French philosopher Rene Descartes (1596-1650) is considered to be the founder of Cartesian philosophy. Descartes is widely held to be the first thinker to apply reason in the development of natural science, who viewed all philosophy as encompassing all knowledge.
Under Cartesian philosophy, the mind is entirely separate from the body. The only real truth that one can be aware of comes from the mind. This is the foundation for Descartes' most famous axiom: Cogito ergo sum, "I think, therefore I exist." For Cartesian philosophers, there are three areas of existence: matter, the world inhabited by the physical body, the existence of the mind, and the existence of God.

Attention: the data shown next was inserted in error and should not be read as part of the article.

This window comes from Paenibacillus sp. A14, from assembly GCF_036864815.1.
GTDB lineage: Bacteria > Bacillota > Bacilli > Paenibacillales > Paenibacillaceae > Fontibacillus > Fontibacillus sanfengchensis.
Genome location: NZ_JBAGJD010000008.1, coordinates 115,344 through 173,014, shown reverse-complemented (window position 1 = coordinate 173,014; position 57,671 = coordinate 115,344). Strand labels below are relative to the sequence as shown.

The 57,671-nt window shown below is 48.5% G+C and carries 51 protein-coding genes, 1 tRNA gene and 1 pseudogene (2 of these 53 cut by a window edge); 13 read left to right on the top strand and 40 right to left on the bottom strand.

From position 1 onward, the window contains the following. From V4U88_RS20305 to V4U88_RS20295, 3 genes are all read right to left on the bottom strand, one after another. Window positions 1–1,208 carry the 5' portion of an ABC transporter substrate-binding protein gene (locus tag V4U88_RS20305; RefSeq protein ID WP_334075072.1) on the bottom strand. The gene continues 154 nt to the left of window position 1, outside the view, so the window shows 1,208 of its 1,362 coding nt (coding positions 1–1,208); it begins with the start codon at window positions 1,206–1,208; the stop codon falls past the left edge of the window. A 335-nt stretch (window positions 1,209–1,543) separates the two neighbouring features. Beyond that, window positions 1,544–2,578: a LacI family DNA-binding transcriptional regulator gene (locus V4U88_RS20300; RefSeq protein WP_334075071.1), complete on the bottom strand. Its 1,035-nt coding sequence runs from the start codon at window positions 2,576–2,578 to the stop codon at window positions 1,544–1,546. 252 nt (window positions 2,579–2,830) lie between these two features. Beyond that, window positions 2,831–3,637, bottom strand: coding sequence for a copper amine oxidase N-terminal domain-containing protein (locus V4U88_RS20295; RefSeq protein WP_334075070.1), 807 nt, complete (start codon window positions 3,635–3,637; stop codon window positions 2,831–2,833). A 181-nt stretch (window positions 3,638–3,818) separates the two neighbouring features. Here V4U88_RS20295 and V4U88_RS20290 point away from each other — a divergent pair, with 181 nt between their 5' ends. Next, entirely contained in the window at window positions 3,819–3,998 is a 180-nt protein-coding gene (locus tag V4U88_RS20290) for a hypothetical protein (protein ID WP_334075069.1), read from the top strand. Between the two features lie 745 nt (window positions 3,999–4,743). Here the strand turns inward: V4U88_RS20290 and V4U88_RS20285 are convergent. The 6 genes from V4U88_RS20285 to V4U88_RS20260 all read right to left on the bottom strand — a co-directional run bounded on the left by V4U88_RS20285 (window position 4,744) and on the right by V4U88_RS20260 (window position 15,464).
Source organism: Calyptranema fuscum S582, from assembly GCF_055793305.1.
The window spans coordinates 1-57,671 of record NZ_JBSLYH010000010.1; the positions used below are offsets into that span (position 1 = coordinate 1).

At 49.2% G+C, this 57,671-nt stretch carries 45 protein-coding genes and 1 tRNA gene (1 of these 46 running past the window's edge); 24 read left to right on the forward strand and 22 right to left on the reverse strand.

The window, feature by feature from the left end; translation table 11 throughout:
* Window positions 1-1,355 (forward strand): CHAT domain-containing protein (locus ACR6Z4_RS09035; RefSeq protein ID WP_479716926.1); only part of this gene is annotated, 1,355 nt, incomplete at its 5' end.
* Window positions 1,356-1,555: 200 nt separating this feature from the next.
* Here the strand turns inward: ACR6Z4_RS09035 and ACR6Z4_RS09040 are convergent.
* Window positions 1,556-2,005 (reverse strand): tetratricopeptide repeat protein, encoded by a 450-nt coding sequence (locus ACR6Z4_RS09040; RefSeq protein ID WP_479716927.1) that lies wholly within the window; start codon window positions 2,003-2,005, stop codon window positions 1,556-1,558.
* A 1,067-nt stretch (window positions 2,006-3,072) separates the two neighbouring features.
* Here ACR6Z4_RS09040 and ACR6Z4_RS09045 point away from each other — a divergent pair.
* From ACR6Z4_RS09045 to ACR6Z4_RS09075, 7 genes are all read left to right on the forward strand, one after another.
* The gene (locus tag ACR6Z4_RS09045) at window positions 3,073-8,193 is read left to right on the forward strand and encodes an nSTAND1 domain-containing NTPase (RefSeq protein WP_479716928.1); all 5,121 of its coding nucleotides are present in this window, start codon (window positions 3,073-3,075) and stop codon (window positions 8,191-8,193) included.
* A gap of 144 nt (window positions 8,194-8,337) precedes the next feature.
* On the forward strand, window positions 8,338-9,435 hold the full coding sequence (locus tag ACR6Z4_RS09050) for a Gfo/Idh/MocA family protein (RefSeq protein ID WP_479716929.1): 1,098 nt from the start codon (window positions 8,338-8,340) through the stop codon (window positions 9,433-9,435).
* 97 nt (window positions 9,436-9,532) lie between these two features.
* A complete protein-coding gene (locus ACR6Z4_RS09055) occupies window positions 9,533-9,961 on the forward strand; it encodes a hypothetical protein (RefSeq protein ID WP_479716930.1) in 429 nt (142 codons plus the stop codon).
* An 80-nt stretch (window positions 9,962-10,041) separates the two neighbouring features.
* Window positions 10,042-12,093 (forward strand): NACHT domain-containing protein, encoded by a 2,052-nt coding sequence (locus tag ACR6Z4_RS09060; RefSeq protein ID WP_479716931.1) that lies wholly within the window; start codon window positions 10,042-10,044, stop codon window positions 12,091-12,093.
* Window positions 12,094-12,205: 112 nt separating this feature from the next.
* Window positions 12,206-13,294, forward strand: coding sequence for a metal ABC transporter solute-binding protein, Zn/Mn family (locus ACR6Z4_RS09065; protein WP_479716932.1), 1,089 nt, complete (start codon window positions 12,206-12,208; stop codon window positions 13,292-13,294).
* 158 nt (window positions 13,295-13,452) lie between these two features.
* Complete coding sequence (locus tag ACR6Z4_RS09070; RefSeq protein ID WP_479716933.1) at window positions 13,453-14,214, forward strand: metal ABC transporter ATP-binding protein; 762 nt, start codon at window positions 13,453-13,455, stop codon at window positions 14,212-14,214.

Cartesian philosophy stands in direct opposition to empiricism, the school of philosophy that originated with Aristotle, but was later expounded by David Hume and others. Cartesians, however, maintained that sensory experiences could be fallible. This led to the understanding that science could remain uncertain, since God could make falsehoods appear to be truth.
In the Meditations, published in 1641, Descartes argued that because human intellect is finite, one could not originate the idea of the infinite. Yet because we have the idea of an infinite God, Descartes argued that God caused man to have that idea.